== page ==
Abstract
ALARMING INCREASE OF SUPERFICIAL FUNGAL INFECTION AND RESPONSIBILITY OF CONCERN AUTHORITY

Professor Dr. Md Uzire Azam Khan*

ABSTRACT

Fungal skin infections are common causes of skin disease in most age groups. They include three main diseases- dermatophytosis or ringworm infections, candidiasis, and pityriasis versicolor. Though these infections are rarely dangerous for life, they are important because of their world wide distribution. As Bangladesh is situated in the tropical region its people are susceptible to superficial fungal infection (SFI).[1] Rahman et al. (2011)[2] found 17.5% fungal infection in patients with skin ailments in rural areas of Bangladesh. In another study in Banganbandhu Sheikh Mujib Medical University Rahim et al (2012)[3] revealed Tinea rubrum as the most common etiological agent (80.6%) followed by T. mentagrophytes (8.2%) and Epidermophyton floccosum (5.2%). The incidence of fungal infections is increasing at an alarming rate, presenting an enormous challenge to healthcare professionals.[4] World Health Organization estimates dermatophytes affect about 25% of the world population.[5] It is also estimated that 30 to 70% of adults are asymptomatic carriers of these pathogens, and that the incidence of this disease increases with age.[5] Recently, clinical failure and relapses have been observed in patients treated with antifungals. Early recognition and treatment is essential to reduce morbidity and possibility of transmission.[5] Risk factors associated with SFI are extreme age, genetic factors, global warming, migration of laborers, increased frequency of wearing tight and synthetic clothing, obesity, poor hygiene conditions and some diseases such as diabetes mellitus and immunodeficiency.[6,7] The random abuse of topical steroid and antifungal combination creams by the patients, who mostly purchase them over the counter (OTC) or according to the advice of the practitioners is considered to be reasons for the sudden surge of this infection. If a cutaneous dermatophyte infection is initially treated with a topical corticosteroid the typical appearance of the infection may be altered making its diagnosis more difficult (ie, tinea incognito). So the use of combined antifungal and corticosteroid products that include medium or high potency corticosteroid is discouraged because corticosteroid therapy is not necessary for achieving cure and its use induces risk of corticosteroid induced skin atrophy.[8]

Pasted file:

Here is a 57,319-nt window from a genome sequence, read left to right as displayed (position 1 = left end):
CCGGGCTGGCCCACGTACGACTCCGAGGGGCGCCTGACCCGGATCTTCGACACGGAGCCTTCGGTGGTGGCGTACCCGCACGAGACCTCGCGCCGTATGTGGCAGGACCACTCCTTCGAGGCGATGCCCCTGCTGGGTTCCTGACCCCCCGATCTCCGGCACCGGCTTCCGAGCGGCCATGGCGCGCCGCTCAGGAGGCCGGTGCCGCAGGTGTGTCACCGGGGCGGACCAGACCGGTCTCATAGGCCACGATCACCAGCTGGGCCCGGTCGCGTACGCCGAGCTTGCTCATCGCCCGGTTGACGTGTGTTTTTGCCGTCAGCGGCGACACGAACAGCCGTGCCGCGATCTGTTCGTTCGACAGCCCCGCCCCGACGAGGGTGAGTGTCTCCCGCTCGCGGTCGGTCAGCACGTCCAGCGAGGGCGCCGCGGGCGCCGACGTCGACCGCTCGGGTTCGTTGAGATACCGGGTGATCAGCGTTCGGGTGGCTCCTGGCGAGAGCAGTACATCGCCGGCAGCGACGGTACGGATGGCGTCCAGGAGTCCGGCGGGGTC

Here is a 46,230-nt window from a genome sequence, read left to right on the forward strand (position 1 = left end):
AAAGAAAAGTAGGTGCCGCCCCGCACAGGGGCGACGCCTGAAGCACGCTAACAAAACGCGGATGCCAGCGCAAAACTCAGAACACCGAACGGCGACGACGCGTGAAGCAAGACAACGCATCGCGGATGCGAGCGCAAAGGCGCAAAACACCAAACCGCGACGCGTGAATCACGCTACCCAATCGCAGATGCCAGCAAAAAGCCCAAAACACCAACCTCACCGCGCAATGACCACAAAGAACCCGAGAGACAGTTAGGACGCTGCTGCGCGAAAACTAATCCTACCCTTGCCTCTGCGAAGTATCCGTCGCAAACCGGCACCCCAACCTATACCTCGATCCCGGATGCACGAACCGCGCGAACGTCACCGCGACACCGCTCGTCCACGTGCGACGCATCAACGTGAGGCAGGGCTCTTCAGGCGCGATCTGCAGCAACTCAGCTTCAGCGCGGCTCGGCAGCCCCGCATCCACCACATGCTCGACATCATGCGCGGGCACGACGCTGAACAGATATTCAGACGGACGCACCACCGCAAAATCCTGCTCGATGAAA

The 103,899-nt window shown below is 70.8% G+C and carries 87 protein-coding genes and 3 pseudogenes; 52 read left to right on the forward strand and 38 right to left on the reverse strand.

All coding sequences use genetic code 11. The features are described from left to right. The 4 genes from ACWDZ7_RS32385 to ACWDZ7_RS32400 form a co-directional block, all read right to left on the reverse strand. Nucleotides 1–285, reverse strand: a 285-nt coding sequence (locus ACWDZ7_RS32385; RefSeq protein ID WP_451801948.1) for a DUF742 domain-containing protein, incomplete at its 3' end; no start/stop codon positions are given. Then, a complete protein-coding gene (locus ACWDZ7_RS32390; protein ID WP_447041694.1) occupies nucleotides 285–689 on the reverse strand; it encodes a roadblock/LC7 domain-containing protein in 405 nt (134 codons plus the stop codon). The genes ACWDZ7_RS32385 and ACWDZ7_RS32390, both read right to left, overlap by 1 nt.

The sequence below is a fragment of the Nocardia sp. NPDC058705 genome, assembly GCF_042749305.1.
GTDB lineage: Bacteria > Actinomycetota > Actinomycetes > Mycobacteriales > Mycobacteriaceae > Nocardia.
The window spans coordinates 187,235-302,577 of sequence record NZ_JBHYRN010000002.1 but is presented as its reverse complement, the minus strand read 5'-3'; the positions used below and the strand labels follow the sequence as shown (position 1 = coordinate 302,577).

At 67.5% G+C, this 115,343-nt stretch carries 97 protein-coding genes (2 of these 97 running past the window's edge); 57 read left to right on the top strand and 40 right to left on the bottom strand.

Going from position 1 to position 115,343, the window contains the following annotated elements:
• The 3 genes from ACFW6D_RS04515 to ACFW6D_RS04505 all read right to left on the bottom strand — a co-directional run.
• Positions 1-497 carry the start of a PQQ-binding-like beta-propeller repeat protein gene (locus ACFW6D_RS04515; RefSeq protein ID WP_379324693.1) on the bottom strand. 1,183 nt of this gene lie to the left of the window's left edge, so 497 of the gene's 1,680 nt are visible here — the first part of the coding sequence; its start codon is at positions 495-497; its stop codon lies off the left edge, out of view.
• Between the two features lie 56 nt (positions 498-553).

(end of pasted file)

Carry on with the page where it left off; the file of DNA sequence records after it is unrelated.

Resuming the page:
Keywords: Superficial fungal infection, responsibility, concern authority.


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